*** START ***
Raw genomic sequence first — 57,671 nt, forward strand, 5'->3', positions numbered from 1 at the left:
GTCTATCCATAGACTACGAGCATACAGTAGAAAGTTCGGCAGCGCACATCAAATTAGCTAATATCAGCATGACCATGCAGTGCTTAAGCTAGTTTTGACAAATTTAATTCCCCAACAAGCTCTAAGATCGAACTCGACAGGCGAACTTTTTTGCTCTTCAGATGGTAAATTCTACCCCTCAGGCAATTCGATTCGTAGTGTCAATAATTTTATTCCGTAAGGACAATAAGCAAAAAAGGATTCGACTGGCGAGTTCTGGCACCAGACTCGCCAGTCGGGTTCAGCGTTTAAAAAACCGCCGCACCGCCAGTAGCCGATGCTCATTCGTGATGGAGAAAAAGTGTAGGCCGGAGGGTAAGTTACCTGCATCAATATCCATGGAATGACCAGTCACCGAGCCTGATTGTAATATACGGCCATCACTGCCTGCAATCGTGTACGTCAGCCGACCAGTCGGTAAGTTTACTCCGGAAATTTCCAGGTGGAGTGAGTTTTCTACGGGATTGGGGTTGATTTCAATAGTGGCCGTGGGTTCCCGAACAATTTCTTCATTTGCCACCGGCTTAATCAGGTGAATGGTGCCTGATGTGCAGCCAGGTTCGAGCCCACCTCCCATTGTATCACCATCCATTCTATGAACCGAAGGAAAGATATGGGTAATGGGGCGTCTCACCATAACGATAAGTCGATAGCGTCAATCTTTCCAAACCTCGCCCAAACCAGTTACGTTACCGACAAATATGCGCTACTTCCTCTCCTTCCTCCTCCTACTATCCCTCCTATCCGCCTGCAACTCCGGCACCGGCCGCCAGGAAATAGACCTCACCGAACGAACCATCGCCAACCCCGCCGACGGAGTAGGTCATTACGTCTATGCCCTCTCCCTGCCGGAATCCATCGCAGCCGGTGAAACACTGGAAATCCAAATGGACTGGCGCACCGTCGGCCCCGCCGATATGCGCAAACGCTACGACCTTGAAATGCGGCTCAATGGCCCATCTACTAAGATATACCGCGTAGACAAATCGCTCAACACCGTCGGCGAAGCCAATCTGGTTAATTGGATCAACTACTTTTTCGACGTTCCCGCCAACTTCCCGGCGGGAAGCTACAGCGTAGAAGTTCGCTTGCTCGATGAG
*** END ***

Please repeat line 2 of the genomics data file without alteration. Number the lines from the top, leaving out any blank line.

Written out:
GTCTATCCATAGACTACGAGCATACAGTAGAAAGTTCGGCAGCGCACATCAAATTAGCTAATATCAGCATGACCATGCAGTGCTTAAGCTAGTTTTGACAAATTTAATTCCCCAACAAGCTCTAAGATCGAACTCGACAGGCGAACTTTTTTGCTCTTCAGATGGTAAATTCTACCCCTCAGGCAATTCGATTCGTAGTGTCAATAATTTTATTCCGTAAGGACAATAAGCAAAAAAGGATTCGACTGGCGAGTTCTGGCACCAGACTCGCCAGTCGGGTTCAGCGTTTAAAAAACCGCCGCACCGCCAGTAGCCGATGCTCATTCGTGATGGAGAAAAAGTGTAGGCCGGAGGGTAAGTTACCTGCATCAATATCCATGGAATGACCAGTCACCGAGCCTGATTGTAATATACGGCCATCACTGCCTGCAATCGTGTACGTCAGCCGACCAGTCGGTAAGTTTACTCCGGAAATTTCCAGGTGGAGTGAGTTTTCTACGGGATTGGGGTTGATTTCAATAGTGGCCGTGGGTTCCCGAACAATTTCTTCATTTGCCACCGGCTTAATCAGGTGAATGGTGCCTGATGTGCAGCCAGGTTCGAGCCCACCTCCCATTGTATCACCATCCATTCTATGAACCGAAGGAAAGATATGGGTAATGGGGCGTCTCACCATAACGATAAGTCGATAGCGTCAATCTTTCCAAACCTCGCCCAAACCAGTTACGTTACCGACAAATATGCGCTACTTCCTCTCCTTCCTCCTCCTACTATCCCTCCTATCCGCCTGCAACTCCGGCACCGGCCGCCAGGAAATAGACCTCACCGAACGAACCATCGCCAACCCCGCCGACGGAGTAGGTCATTACGTCTATGCCCTCTCCCTGCCGGAATCCATCGCAGCCGGTGAAACACTGGAAATCCAAATGGACTGGCGCACCGTCGGCCCCGCCGATATGCGCAAACGCTACGACCTTGAAATGCGGCTCAATGGCCCATCTACTAAGATATACCGCGTAGACAAATCGCTCAACACCGTCGGCGAAGCCAATCTGGTTAATTGGATCAACTACTTTTTCGACGTTCCCGCCAACTTCCCGGCGGGAAGCTACAGCGTAGAAGTTCGCTTGCTCGATGAG